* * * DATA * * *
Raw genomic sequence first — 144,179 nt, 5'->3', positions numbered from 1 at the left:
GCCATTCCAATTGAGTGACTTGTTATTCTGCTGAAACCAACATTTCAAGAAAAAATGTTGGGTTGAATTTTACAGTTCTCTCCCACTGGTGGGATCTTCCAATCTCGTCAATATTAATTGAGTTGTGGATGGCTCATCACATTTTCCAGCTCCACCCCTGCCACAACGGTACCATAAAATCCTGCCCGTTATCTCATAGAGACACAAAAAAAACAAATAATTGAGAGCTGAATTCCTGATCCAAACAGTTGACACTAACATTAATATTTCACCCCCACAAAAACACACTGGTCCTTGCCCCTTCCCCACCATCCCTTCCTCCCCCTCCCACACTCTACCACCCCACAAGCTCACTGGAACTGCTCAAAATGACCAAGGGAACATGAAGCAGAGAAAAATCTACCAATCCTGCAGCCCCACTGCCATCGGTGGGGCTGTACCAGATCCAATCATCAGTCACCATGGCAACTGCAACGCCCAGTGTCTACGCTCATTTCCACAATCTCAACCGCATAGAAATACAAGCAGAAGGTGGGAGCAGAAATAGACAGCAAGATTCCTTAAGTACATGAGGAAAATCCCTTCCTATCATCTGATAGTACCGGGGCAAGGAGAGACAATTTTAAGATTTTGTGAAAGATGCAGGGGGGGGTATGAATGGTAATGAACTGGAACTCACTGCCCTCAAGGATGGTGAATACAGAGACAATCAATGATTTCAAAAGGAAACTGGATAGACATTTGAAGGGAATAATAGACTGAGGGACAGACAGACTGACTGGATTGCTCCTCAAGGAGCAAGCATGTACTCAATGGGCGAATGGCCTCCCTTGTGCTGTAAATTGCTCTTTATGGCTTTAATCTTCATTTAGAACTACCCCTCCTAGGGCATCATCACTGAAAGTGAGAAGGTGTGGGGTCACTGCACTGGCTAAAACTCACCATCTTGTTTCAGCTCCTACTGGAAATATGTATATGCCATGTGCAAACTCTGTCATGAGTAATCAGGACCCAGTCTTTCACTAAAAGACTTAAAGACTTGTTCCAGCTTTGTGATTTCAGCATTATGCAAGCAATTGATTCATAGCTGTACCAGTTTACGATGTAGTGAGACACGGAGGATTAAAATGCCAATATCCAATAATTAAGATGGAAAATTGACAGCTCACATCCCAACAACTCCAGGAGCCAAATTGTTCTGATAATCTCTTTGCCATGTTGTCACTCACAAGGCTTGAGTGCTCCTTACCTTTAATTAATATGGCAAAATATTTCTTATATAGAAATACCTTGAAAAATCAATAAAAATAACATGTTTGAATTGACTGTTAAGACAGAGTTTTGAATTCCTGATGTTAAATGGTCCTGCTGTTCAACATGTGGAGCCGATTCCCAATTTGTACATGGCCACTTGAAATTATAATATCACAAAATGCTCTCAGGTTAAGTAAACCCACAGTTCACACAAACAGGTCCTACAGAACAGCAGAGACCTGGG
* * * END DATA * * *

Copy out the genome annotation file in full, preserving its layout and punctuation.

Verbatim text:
Raw genomic sequence first — 144,179 nt, 5'->3', positions numbered from 1 at the left:
GCCATTCCAATTGAGTGACTTGTTATTCTGCTGAAACCAACATTTCAAGAAAAAATGTTGGGTTGAATTTTACAGTTCTCTCCCACTGGTGGGATCTTCCAATCTCGTCAATATTAATTGAGTTGTGGATGGCTCATCACATTTTCCAGCTCCACCCCTGCCACAACGGTACCATAAAATCCTGCCCGTTATCTCATAGAGACACAAAAAAAACAAATAATTGAGAGCTGAATTCCTGATCCAAACAGTTGACACTAACATTAATATTTCACCCCCACAAAAACACACTGGTCCTTGCCCCTTCCCCACCATCCCTTCCTCCCCCTCCCACACTCTACCACCCCACAAGCTCACTGGAACTGCTCAAAATGACCAAGGGAACATGAAGCAGAGAAAAATCTACCAATCCTGCAGCCCCACTGCCATCGGTGGGGCTGTACCAGATCCAATCATCAGTCACCATGGCAACTGCAACGCCCAGTGTCTACGCTCATTTCCACAATCTCAACCGCATAGAAATACAAGCAGAAGGTGGGAGCAGAAATAGACAGCAAGATTCCTTAAGTACATGAGGAAAATCCCTTCCTATCATCTGATAGTACCGGGGCAAGGAGAGACAATTTTAAGATTTTGTGAAAGATGCAGGGGGGGGTATGAATGGTAATGAACTGGAACTCACTGCCCTCAAGGATGGTGAATACAGAGACAATCAATGATTTCAAAAGGAAACTGGATAGACATTTGAAGGGAATAATAGACTGAGGGACAGACAGACTGACTGGATTGCTCCTCAAGGAGCAAGCATGTACTCAATGGGCGAATGGCCTCCCTTGTGCTGTAAATTGCTCTTTATGGCTTTAATCTTCATTTAGAACTACCCCTCCTAGGGCATCATCACTGAAAGTGAGAAGGTGTGGGGTCACTGCACTGGCTAAAACTCACCATCTTGTTTCAGCTCCTACTGGAAATATGTATATGCCATGTGCAAACTCTGTCATGAGTAATCAGGACCCAGTCTTTCACTAAAAGACTTAAAGACTTGTTCCAGCTTTGTGATTTCAGCATTATGCAAGCAATTGATTCATAGCTGTACCAGTTTACGATGTAGTGAGACACGGAGGATTAAAATGCCAATATCCAATAATTAAGATGGAAAATTGACAGCTCACATCCCAACAACTCCAGGAGCCAAATTGTTCTGATAATCTCTTTGCCATGTTGTCACTCACAAGGCTTGAGTGCTCCTTACCTTTAATTAATATGGCAAAATATTTCTTATATAGAAATACCTTGAAAAATCAATAAAAATAACATGTTTGAATTGACTGTTAAGACAGAGTTTTGAATTCCTGATGTTAAATGGTCCTGCTGTTCAACATGTGGAGCCGATTCCCAATTTGTACATGGCCACTTGAAATTATAATATCACAAAATGCTCTCAGGTTAAGTAAACCCACAGTTCACACAAACAGGTCCTACAGAACAGCAGAGACCTGGG